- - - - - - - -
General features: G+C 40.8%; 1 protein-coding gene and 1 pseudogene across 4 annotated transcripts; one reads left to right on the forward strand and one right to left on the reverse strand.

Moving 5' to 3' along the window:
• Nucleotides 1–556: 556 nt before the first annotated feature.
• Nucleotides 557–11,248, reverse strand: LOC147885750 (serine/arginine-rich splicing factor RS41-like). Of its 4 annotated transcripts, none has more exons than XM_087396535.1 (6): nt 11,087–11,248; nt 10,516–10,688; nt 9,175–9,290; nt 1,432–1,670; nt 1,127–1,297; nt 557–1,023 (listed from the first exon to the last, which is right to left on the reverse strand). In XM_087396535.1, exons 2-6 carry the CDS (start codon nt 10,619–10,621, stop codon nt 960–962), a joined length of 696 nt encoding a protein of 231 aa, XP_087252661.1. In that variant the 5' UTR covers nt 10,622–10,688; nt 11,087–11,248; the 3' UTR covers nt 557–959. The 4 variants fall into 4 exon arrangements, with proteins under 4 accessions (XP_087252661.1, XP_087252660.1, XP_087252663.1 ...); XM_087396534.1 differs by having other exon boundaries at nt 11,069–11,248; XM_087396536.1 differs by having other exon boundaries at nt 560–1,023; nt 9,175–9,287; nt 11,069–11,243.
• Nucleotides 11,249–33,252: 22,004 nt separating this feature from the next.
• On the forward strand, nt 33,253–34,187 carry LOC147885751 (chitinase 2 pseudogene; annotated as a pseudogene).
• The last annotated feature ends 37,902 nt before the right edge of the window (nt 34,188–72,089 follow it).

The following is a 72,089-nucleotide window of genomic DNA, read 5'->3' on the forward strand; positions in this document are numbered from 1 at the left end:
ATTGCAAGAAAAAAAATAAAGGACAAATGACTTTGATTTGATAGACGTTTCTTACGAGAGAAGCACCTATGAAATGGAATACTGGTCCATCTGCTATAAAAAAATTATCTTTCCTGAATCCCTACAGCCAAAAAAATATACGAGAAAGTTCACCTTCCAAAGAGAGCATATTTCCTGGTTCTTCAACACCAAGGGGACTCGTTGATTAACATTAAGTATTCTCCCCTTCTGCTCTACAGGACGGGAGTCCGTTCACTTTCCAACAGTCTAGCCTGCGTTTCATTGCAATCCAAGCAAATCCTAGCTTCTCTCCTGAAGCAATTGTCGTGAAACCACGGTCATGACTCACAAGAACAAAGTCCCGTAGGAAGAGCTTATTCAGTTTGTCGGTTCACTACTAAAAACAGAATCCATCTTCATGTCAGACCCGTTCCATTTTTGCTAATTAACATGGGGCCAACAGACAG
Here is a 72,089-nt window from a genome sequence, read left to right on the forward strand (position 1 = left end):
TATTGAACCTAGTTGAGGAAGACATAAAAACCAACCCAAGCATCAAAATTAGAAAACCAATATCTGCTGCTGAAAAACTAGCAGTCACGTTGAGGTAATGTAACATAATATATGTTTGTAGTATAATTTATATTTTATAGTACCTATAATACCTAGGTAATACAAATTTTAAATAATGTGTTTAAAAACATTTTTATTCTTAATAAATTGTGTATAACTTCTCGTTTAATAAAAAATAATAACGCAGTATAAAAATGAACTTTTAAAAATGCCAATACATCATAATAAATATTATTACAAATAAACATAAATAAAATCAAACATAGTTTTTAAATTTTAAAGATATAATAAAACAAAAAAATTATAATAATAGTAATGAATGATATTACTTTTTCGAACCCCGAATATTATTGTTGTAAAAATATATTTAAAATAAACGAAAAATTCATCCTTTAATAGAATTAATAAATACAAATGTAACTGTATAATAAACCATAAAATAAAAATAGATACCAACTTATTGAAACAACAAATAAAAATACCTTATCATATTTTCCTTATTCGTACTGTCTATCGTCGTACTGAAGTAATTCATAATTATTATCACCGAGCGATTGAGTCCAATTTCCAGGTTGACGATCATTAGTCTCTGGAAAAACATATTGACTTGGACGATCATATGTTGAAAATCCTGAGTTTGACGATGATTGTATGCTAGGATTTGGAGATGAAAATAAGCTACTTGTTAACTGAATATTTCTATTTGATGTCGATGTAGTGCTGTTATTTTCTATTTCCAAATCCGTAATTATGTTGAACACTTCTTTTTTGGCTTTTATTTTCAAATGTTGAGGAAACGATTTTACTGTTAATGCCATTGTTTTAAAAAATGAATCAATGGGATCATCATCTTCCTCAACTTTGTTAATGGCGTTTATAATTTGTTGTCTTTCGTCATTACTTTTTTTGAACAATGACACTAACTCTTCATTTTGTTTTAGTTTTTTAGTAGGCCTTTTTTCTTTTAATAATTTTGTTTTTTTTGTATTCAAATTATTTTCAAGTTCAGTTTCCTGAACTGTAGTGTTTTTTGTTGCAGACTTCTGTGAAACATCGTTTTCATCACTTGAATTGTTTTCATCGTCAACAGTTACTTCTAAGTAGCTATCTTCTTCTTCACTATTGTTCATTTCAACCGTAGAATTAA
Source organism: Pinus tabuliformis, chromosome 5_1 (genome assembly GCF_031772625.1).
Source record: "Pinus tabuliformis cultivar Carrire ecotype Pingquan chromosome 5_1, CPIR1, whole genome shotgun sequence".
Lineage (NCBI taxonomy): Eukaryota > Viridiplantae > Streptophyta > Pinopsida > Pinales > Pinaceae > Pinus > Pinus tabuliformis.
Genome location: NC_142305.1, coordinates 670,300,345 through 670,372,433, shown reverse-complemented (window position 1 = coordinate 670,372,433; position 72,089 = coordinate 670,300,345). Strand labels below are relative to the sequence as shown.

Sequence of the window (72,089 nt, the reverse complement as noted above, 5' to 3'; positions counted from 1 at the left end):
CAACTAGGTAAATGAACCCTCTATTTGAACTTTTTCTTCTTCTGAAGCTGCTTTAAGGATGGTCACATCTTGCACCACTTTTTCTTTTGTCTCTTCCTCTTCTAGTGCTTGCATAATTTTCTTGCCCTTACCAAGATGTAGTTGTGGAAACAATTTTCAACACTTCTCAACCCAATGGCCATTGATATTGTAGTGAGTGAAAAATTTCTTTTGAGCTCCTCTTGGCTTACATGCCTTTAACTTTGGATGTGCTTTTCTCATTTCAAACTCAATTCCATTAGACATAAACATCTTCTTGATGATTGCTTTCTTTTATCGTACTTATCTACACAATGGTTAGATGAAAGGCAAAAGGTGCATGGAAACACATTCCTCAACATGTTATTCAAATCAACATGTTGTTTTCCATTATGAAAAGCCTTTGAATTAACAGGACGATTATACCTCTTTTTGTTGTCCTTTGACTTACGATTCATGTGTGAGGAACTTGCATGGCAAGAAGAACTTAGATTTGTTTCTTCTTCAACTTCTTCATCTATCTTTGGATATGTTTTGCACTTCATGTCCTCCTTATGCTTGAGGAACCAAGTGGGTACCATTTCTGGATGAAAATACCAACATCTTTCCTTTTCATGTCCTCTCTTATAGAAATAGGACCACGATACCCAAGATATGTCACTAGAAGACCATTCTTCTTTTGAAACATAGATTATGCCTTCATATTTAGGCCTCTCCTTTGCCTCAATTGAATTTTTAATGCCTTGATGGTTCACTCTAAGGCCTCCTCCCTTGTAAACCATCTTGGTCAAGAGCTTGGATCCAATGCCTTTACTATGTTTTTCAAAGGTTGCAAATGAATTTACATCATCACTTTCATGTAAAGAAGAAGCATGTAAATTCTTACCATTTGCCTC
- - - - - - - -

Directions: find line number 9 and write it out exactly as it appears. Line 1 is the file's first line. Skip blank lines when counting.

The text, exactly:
ATTGCAAGAAAAAAAATAAAGGACAAATGACTTTGATTTGATAGACGTTTCTTACGAGAGAAGCACCTATGAAATGGAATACTGGTCCATCTGCTATAAAAAAATTATCTTTCCTGAATCCCTACAGCCAAAAAAATATACGAGAAAGTTCACCTTCCAAAGAGAGCATATTTCCTGGTTCTTCAACACCAAGGGGACTCGTTGATTAACATTAAGTATTCTCCCCTTCTGCTCTACAGGACGGGAGTCCGTTCACTTTCCAACAGTCTAGCCTGCGTTTCATTGCAATCCAAGCAAATCCTAGCTTCTCTCCTGAAGCAATTGTCGTGAAACCACGGTCATGACTCACAAGAACAAAGTCCCGTAGGAAGAGCTTATTCAGTTTGTCGGTTCACTACTAAAAACAGAATCCATCTTCATGTCAGACCCGTTCCATTTTTGCTAATTAACATGGGGCCAACAGACAG